Becoming part of a research learning community is transforming the working lives of early years teacher Jane Flood and her colleagues. Since being chosen to be an informal lead on a teaching schools alliance project in her school federation a couple of years ago, she’s seen writing levels among summer-born children rise dramatically, an increase in parental involvement and huge enthusiasm from governors.
Teachers are adapting to evidence-informed teaching, with planning focusing on children’s learning rather than the curriculum. Jane has presented her findings at the BELMAS international educational leadership research conference, to academics and fellow practitioners. “It's not a quick fix,” says Ms Flood, who works at Copythorne CE Infant School in Southampton. “I’d done research as a young teacher. The thing that really sold it to me is that it's all based on improving things for the children and that's what people are measuring it against. It's not school data, it's not SATs results and it's not league tables. The whole research learning community model is based on that - collaborative learning between teachers and academics to improve outcomes for children.”
The project, run with the support of Dr Chris Brown of the University College London Institute of Education, started with reception teachers in Oaks CE Learning Federation schools and was led by senior teacher Jane and Matt Perrett, Head of Learning at Netley Marsh CE Infant School. Sixty per cent of summer-borns at the Oaks Federation were achieving the expected levels of writing at the end of reception, which is lower than the 2015 county average. After a year of the project, 86 per cent reached the expected level, and 82 per cent in the second.
The approach included six one-hour sessions for parents who learned to work with the teacher and their child, with “little tasks to do at home,” weekly follow-up, and lots of modelling of phonics teaching. Parents of next year’s reception classes now ask about the scheme, says Jane, adding: “Most of our summer-borns perceive they are better at writing now. I don’t know if it’s become more explicit to them or whether this has given them or their parents more confidence.”
Reception staff in the federation’s schools used their half-termly professional development meetings to plan and implement changes, creating a WhatsApp group and a research blog, and pooling educational textbooks (“the ones you buy on courses and never read”) to create a little research library.
It was a big commitment, says Jane, and communication was key. “People were happy to give that extra time because they could see the results they were getting in the classroom. It was good professional development to meet and discuss, and we took the meetings out to Costa or the garden centre, not just in our classrooms, so that was how we did it.”
Jane’s executive head Tina Daniel was so pleased with the project that she asked Dr Brown to support all the federation’s schools to become a research learning community, with every teacher considering their own enquiry-based question.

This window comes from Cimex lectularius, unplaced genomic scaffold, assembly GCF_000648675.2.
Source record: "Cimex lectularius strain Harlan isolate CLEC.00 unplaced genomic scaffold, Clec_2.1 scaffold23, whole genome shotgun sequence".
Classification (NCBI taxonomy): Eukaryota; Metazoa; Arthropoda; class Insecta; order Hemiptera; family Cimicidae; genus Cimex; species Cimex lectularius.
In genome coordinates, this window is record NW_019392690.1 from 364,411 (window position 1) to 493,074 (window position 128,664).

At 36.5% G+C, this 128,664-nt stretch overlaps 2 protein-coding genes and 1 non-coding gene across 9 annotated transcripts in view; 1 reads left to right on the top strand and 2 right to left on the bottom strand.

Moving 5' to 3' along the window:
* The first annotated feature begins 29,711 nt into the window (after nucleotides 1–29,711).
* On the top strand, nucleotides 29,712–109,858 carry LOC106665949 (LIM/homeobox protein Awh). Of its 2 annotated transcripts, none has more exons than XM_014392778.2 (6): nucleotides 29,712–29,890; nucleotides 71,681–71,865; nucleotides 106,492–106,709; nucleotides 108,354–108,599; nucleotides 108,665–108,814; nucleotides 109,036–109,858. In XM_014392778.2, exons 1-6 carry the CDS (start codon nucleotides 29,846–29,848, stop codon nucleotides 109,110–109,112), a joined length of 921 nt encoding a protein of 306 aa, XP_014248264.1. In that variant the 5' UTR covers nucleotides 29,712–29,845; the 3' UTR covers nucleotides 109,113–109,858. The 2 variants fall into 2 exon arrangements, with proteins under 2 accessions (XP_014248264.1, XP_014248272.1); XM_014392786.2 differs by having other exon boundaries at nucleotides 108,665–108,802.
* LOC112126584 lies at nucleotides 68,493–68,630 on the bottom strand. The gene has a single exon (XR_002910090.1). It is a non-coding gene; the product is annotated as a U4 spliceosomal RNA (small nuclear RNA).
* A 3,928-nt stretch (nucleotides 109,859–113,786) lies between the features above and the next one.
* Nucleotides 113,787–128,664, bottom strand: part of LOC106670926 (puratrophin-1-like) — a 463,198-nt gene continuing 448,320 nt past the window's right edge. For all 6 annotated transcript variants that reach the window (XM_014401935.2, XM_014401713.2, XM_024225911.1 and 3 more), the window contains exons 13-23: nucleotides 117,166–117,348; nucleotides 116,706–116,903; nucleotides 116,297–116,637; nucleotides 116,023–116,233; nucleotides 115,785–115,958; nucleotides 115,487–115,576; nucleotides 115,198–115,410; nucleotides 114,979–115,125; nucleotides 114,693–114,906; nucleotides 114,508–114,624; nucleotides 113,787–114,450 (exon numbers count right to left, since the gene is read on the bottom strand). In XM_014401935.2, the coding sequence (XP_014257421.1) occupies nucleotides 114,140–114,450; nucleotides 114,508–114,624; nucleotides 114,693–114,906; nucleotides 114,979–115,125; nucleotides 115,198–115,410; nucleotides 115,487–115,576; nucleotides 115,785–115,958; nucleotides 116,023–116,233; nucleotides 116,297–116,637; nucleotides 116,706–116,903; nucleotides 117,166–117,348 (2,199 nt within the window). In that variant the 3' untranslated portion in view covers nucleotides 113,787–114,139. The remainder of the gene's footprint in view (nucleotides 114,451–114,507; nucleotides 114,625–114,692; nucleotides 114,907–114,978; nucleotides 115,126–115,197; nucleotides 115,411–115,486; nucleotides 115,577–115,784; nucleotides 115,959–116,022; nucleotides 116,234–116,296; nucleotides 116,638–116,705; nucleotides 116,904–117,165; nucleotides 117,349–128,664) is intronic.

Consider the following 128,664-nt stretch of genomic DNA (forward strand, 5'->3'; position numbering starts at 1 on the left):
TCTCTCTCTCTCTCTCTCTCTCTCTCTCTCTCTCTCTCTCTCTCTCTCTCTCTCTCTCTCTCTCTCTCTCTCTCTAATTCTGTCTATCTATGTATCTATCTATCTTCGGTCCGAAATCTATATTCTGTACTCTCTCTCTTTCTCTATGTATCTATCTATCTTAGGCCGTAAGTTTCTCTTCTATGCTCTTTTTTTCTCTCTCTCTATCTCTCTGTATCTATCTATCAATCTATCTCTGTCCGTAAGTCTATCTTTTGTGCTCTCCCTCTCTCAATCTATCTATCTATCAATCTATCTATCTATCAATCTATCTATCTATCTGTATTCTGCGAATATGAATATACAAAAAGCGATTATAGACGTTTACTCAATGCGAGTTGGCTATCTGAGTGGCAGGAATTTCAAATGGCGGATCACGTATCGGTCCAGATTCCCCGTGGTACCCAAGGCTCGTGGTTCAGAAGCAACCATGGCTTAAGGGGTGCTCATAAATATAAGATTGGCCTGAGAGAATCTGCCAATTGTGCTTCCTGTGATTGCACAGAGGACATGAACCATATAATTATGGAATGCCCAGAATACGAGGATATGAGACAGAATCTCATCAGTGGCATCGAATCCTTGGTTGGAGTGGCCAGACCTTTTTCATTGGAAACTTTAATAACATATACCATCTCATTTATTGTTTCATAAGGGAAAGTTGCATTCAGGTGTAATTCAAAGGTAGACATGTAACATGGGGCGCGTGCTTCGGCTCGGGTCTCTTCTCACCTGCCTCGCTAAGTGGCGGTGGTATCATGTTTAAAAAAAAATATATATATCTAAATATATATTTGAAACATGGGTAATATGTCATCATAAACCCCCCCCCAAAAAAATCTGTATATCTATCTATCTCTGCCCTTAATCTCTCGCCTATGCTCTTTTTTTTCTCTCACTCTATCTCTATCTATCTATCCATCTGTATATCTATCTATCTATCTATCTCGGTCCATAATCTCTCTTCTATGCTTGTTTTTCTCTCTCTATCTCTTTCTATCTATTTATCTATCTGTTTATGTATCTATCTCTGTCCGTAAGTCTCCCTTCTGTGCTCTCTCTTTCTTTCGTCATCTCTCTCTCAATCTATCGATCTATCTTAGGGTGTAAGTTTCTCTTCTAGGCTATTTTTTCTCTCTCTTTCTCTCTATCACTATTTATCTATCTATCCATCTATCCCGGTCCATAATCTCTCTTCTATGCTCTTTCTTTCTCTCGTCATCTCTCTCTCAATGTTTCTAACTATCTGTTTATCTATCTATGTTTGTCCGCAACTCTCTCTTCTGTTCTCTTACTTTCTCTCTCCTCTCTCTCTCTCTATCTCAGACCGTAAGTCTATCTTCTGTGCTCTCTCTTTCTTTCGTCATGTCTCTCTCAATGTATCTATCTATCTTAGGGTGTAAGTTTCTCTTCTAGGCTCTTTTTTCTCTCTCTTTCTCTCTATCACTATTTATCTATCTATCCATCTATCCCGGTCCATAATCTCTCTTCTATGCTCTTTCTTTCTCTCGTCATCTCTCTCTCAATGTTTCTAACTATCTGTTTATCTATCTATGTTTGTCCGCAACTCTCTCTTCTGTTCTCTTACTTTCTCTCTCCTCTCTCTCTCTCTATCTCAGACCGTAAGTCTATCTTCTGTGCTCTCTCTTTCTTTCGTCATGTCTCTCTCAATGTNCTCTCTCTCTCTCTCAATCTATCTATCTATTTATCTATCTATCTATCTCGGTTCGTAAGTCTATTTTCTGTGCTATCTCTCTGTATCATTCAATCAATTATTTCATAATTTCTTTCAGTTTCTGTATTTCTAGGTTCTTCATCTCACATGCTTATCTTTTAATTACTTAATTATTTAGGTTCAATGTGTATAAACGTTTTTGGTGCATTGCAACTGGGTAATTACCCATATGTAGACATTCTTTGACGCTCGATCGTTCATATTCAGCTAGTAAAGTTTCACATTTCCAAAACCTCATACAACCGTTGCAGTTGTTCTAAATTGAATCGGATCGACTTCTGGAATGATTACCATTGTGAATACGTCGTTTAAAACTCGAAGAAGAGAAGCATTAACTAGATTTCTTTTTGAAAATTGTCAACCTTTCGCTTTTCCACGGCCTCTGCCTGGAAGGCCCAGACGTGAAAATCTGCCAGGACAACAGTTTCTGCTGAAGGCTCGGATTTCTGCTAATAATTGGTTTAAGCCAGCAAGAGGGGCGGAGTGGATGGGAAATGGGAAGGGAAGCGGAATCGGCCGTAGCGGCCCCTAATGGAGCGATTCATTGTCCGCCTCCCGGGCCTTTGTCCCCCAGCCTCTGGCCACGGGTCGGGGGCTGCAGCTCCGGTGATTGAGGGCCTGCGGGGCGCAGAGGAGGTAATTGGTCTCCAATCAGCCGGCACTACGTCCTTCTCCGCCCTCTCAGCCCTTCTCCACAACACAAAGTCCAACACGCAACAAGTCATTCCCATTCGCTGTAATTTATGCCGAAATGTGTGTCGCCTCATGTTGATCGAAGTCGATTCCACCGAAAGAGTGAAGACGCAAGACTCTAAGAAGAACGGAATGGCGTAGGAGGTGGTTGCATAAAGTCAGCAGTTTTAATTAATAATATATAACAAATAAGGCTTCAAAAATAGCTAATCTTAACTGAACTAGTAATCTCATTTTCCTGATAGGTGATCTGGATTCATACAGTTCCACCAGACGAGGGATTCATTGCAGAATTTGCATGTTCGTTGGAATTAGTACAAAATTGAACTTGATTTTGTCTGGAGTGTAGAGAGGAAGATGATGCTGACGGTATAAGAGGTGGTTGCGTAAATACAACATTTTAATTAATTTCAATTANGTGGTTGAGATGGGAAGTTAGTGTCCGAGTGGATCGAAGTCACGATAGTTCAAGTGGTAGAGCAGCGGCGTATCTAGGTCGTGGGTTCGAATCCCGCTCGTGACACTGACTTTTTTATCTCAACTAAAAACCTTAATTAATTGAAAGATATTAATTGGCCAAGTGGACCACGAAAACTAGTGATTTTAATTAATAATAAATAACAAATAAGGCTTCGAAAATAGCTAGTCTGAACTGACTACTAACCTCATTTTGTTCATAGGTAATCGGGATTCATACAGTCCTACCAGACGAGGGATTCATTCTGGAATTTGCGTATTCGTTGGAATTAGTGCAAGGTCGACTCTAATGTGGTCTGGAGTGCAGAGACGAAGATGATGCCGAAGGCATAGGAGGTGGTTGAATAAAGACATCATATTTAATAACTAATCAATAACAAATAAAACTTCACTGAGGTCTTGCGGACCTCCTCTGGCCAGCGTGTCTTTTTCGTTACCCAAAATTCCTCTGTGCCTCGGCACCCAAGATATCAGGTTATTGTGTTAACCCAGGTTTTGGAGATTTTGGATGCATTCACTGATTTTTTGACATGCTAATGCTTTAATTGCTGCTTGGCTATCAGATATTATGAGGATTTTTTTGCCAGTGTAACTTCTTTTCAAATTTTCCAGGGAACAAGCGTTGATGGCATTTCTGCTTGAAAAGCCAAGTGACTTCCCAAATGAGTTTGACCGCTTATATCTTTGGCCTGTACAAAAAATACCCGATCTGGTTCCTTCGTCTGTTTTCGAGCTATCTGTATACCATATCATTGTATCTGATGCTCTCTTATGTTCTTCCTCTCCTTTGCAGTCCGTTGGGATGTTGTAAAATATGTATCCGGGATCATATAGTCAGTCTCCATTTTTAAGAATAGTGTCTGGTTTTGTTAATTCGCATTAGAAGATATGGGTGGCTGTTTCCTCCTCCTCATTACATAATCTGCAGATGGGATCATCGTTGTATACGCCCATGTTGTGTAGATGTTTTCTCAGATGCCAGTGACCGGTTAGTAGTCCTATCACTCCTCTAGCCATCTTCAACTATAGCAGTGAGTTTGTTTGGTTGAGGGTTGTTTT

Underpinning the scheme’s continuing success was the support of Mrs Daniel and the involvement of Dr Brown, who developed the research learning community model the federation is using. “Having someone like Chris who is slightly detached from the schools and the madness we operate in is crucial. He can ask challenging questions, and you need them. Otherwise, you’ve got confirmation bias and you’re going to carry on doing what you believe without challenging yourself,” says Jane.
Other supportive factors have been including research in teachers’ performance management targets, having access to research materials (easier with Chartered College of Teaching membership), and supportive colleagues and governors.
“Colleagues sometimes say, ‘I can’t do this, it doesn’t work’ or that they’re confused. It’s all part of challenging yourself and learning. I started this earlier than most of them, but I still regularly have these epiphanies, and Chris jokes that it’s taken me two years. But you know, we’re busy people and have other things to think about.”
At the Oaks Federation, PPA time has been restructured so teachers have a day each half term to use in their research as they wish, reading, visiting other schools or doing some research. “Creativity is key”, says Jane. “It’s protected time, to use however people see fit. I've used mine to go to our other two schools to work alongside them and see what they doing with summer-borns. We have to be creative: there isn't any more time, so it's using what we've got better. The leaders have to be behind this otherwise it's just not going to work.”
'Leading a research informed approach to improving outcomes for summer born children: a study across a federation of three small infant schools in England' was presented at the annual conference of the British Educational Leadership Management and Administration Society (BELMAS), which ran from 7 to 9 July 2017. BELMAS is an educational leadership research association open to school and college leaders at all levels as well as academics, and encourages members to generate and share ideas and good practice. BELMAS is an independent voice supporting quality education from effective leadership and management, and membership is free for the first year. Find out more at www.BELMAS.org.uk.